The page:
Chapter 7: Triglycerides
What are triglycerides, and why are too many of them bad for you? Unlike saturated, trans, and unsaturated fat, triglycerides are a type of fat that our bodies naturally produce. When you eat, the calories that are not used for energy change into triglycerides, and they enter the bloodstream. They are then stored in your fat cells, and when you are in between meals, they get released into your body for energy. They have twice as much energy in them as carbohydrates and protein do. It is necessary to have the proper amount of triglycerides in the bloodstream. After all, what else would serve as an energy source in between meals?
Too many triglycerides, however, can increase your risk of heart disease. This is because triglycerides do not dissolve in your bloodstream. Whatever is not needed stays in the bloodstream, and eventually clogs the vessels. Having too much is like having a traffic jam inside a tunnel, only the traffic jam takes place in your vessels. High amounts of triglycerides can contribute to or cause the blockage and hardening of the arteries. This means that you have an increased risk of stroke, heart attack, and heart disease.
One disease high triglycerides can cause is Metabolic Syndrome. This is a combination of high blood pressure, high blood sugar, excess fat around your waist, low levels of good cholesterol, and high cholesterol. Patients with Metabolic Syndrome feel unusually tired. This condition puts you at a higher risk for heart disease, stroke, and diabetes. Therefore, we have to have normal levels of triglycerides.
Of course, the primary cause of high triglycerides is overeating, coupled with not enough exercise. When we eat too much, the extra glucose is stored in the liver and muscles. Eating more glucose than you can store will naturally elevate glucose levels in the blood. Eventually, this excess changes into triglycerides and blocks the blood vessels. Triglycerides look like corn oil, and have a yellowish color. Too much leads to obesity and heart problems.
What can we do to prevent high triglycerides? We can change our diets and lifestyles. We have to limit our consumption of fats and sugars. We must become more balanced by eating healthy meals and exercising. These changes will help us to maintain a healthy weight. Once again, our bodies must be in a balanced state. Our cholesterol must be within normal ranges, and so must our triglycerides. If something is out of balance, it can have negative effects on our bodies, such as disease and organ failure. This not only applies to triglycerides and cholesterol, but to everything contained in our bodies. Here is a good analogy.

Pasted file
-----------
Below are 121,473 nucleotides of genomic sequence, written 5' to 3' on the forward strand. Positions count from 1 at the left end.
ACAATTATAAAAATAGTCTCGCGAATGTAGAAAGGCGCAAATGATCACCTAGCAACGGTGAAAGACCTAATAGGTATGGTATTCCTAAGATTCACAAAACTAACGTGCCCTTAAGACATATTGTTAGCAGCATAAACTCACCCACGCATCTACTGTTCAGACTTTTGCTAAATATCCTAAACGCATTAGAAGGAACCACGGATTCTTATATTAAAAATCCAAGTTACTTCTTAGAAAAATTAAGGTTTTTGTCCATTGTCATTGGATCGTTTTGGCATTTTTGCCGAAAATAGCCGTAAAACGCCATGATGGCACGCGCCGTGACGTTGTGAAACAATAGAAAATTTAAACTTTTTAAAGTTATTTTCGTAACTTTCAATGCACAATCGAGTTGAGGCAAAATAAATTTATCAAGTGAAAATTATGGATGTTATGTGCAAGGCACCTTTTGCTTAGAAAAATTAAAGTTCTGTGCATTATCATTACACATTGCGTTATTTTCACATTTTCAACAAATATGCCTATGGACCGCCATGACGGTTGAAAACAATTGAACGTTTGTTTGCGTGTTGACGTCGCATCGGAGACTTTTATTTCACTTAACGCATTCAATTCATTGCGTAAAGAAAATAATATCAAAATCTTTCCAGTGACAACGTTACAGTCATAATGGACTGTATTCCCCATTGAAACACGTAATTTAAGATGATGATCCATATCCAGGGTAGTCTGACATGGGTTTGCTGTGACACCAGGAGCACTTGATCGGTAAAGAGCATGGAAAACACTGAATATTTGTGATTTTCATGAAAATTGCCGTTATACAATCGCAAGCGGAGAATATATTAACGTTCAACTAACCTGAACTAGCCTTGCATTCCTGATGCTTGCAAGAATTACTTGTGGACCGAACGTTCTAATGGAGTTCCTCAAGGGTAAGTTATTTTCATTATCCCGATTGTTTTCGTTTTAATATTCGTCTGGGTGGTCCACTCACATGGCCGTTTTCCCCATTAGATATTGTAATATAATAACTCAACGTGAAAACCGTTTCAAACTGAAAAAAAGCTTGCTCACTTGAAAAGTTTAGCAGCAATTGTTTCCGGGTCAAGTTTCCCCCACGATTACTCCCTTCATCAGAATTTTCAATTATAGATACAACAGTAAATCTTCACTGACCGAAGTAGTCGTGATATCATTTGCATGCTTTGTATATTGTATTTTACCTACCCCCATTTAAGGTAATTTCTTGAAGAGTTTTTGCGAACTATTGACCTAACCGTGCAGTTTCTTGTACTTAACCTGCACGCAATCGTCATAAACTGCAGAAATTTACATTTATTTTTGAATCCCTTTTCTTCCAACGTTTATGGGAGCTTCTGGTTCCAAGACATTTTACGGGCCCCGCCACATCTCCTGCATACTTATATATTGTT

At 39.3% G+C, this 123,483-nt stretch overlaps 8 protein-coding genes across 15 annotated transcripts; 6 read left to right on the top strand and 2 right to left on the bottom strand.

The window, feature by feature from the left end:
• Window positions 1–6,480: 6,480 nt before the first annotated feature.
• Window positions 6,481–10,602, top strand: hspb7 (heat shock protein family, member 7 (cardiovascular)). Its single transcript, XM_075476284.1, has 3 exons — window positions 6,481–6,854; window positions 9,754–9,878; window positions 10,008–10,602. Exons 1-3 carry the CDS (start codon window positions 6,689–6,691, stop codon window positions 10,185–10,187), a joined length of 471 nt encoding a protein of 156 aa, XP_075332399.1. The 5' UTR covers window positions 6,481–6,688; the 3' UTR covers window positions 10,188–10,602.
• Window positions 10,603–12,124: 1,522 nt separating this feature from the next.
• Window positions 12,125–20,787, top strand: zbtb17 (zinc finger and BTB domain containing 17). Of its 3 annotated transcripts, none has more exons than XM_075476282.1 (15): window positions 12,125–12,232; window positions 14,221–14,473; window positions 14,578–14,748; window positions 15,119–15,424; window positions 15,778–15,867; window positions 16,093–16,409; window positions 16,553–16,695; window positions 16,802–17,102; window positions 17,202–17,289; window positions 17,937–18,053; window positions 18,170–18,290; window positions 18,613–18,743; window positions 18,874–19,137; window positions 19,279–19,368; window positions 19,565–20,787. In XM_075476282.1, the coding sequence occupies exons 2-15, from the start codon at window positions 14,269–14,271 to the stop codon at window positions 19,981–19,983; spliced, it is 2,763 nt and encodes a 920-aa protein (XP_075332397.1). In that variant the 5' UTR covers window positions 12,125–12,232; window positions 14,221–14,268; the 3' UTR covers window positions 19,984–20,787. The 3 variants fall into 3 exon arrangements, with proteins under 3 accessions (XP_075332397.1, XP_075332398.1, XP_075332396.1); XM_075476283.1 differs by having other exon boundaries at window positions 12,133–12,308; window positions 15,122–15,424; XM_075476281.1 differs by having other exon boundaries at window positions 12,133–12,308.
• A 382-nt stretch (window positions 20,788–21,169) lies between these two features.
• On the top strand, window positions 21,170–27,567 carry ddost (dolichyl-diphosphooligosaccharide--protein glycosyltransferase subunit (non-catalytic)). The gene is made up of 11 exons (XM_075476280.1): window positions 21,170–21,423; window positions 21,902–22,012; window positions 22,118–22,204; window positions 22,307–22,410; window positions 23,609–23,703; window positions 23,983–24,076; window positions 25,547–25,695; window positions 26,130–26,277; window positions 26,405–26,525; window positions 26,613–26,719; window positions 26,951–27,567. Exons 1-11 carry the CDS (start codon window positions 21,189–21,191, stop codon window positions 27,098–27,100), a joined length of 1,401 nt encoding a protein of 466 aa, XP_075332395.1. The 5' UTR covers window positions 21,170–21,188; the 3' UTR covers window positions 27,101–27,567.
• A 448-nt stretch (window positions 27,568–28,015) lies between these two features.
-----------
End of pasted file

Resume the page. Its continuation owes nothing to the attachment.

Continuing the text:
Imagine you have an expensive sports car. It functions great if it has the proper amount of oil in it. If it is out of oil, the car will run a bit, but the engine will burn out and it will come to a dead stop. This is because it is out of balance from its lack of oil. Not having oil in it affects all other parts and pumps under the hood. It needs oil to function, just like we need clean blood in our bodies to function. If the car does not have oil or we do not have clean blood vessels, irreparable damage occurs.
Is it more convenient to go to a fast food restaurant rather than cooking your own meals? Of course. It may take an hour or more to make a healthy meal at home, not including all of the time it takes just to buy the ingredients. Also, it is not more expensive to make your own meals versus eating out. If you go to a fast food hamburger place, it will cost you at least $7, but probably more, for one of the meals. If you eat a meal for lunch and one for dinner, that is $14. Breakfast will probably be $5 or so, which comes to about $20 a day. Multiply that by 30 days in a month, and you are eating fat-laden, cholesterol-loaded, essentially poisonous junk food for $600 a month. Ask yourself this: how do you feel after you eat a high fat value meal from one of these places? How do you feel after eating some fruit, vegetables, some whole grain, and maybe a little meat? I know I feel poorly when I do not eat right. I get tired, depressed, my stomach starts to hurt, and my bowels lock up with hard stool. For less money, you can eat healthier. Buy fresh produce, cook your food at home, and eat multigrain. Eating healthy is a lifestyle change only you can make. Remember the tried and true saying: you are what you eat; garbage in, garbage out.